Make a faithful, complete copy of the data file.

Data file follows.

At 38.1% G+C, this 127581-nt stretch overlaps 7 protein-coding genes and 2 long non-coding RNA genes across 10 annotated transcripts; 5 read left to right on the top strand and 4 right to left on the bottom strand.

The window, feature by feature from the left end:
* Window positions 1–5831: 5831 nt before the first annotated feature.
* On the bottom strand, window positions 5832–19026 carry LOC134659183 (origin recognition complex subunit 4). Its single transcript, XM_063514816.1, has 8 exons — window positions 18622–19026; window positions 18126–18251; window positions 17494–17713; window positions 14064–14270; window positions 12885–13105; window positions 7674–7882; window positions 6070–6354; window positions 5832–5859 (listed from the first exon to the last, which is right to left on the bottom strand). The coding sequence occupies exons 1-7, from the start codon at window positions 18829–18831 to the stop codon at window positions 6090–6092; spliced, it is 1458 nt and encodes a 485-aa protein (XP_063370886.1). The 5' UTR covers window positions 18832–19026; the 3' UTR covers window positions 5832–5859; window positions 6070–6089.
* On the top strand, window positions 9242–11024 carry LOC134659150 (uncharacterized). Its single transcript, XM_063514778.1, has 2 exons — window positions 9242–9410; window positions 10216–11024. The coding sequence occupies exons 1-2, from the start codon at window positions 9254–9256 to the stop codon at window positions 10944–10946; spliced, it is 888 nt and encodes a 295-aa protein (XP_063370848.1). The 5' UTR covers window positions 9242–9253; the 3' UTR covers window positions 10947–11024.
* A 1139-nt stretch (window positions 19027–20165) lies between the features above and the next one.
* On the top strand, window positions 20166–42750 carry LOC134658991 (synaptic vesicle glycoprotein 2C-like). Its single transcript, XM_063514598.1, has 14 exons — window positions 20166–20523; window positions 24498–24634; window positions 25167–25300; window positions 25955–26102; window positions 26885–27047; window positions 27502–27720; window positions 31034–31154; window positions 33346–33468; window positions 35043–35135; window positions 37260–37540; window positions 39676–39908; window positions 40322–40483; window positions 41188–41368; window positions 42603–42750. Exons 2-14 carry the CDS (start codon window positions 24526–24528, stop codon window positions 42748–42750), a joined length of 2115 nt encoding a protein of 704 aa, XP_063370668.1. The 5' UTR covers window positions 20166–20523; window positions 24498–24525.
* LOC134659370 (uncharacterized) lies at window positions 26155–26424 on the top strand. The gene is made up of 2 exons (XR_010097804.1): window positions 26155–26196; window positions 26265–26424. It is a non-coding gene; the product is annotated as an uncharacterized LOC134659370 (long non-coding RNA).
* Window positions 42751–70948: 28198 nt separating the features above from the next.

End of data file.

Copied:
At 38.1% G+C, this 127581-nt stretch overlaps 7 protein-coding genes and 2 long non-coding RNA genes across 10 annotated transcripts; 5 read left to right on the top strand and 4 right to left on the bottom strand.

The window, feature by feature from the left end:
* Window positions 1–5831: 5831 nt before the first annotated feature.
* On the bottom strand, window positions 5832–19026 carry LOC134659183 (origin recognition complex subunit 4). Its single transcript, XM_063514816.1, has 8 exons — window positions 18622–19026; window positions 18126–18251; window positions 17494–17713; window positions 14064–14270; window positions 12885–13105; window positions 7674–7882; window positions 6070–6354; window positions 5832–5859 (listed from the first exon to the last, which is right to left on the bottom strand). The coding sequence occupies exons 1-7, from the start codon at window positions 18829–18831 to the stop codon at window positions 6090–6092; spliced, it is 1458 nt and encodes a 485-aa protein (XP_063370886.1). The 5' UTR covers window positions 18832–19026; the 3' UTR covers window positions 5832–5859; window positions 6070–6089.
* On the top strand, window positions 9242–11024 carry LOC134659150 (uncharacterized). Its single transcript, XM_063514778.1, has 2 exons — window positions 9242–9410; window positions 10216–11024. The coding sequence occupies exons 1-2, from the start codon at window positions 9254–9256 to the stop codon at window positions 10944–10946; spliced, it is 888 nt and encodes a 295-aa protein (XP_063370848.1). The 5' UTR covers window positions 9242–9253; the 3' UTR covers window positions 10947–11024.
* A 1139-nt stretch (window positions 19027–20165) lies between the features above and the next one.
* On the top strand, window positions 20166–42750 carry LOC134658991 (synaptic vesicle glycoprotein 2C-like). Its single transcript, XM_063514598.1, has 14 exons — window positions 20166–20523; window positions 24498–24634; window positions 25167–25300; window positions 25955–26102; window positions 26885–27047; window positions 27502–27720; window positions 31034–31154; window positions 33346–33468; window positions 35043–35135; window positions 37260–37540; window positions 39676–39908; window positions 40322–40483; window positions 41188–41368; window positions 42603–42750. Exons 2-14 carry the CDS (start codon window positions 24526–24528, stop codon window positions 42748–42750), a joined length of 2115 nt encoding a protein of 704 aa, XP_063370668.1. The 5' UTR covers window positions 20166–20523; window positions 24498–24525.
* LOC134659370 (uncharacterized) lies at window positions 26155–26424 on the top strand. The gene is made up of 2 exons (XR_010097804.1): window positions 26155–26196; window positions 26265–26424. It is a non-coding gene; the product is annotated as an uncharacterized LOC134659370 (long non-coding RNA).
* Window positions 42751–70948: 28198 nt separating the features above from the next.